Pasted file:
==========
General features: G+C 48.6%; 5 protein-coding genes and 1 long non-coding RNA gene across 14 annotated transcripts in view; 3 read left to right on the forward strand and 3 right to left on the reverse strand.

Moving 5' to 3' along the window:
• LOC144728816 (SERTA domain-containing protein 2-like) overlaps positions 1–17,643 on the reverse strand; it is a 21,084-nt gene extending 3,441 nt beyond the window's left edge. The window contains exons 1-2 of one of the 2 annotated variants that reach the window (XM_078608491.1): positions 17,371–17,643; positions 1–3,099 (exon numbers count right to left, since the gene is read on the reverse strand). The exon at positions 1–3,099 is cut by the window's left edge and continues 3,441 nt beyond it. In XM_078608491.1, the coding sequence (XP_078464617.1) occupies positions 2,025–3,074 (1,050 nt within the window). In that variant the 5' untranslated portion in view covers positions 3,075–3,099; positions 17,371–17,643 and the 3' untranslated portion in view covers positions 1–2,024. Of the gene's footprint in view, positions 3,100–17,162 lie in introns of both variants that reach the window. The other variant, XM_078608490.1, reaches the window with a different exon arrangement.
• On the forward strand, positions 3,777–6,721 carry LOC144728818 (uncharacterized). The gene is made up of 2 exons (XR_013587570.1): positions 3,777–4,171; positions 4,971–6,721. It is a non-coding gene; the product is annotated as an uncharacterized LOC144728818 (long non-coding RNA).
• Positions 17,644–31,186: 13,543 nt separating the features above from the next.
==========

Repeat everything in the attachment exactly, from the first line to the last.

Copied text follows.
General features: G+C 48.6%; 5 protein-coding genes and 1 long non-coding RNA gene across 14 annotated transcripts in view; 3 read left to right on the forward strand and 3 right to left on the reverse strand.

Moving 5' to 3' along the window:
• LOC144728816 (SERTA domain-containing protein 2-like) overlaps positions 1–17,643 on the reverse strand; it is a 21,084-nt gene extending 3,441 nt beyond the window's left edge. The window contains exons 1-2 of one of the 2 annotated variants that reach the window (XM_078608491.1): positions 17,371–17,643; positions 1–3,099 (exon numbers count right to left, since the gene is read on the reverse strand). The exon at positions 1–3,099 is cut by the window's left edge and continues 3,441 nt beyond it. In XM_078608491.1, the coding sequence (XP_078464617.1) occupies positions 2,025–3,074 (1,050 nt within the window). In that variant the 5' untranslated portion in view covers positions 3,075–3,099; positions 17,371–17,643 and the 3' untranslated portion in view covers positions 1–2,024. Of the gene's footprint in view, positions 3,100–17,162 lie in introns of both variants that reach the window. The other variant, XM_078608490.1, reaches the window with a different exon arrangement.
• On the forward strand, positions 3,777–6,721 carry LOC144728818 (uncharacterized). The gene is made up of 2 exons (XR_013587570.1): positions 3,777–4,171; positions 4,971–6,721. It is a non-coding gene; the product is annotated as an uncharacterized LOC144728818 (long non-coding RNA).
• Positions 17,644–31,186: 13,543 nt separating the features above from the next.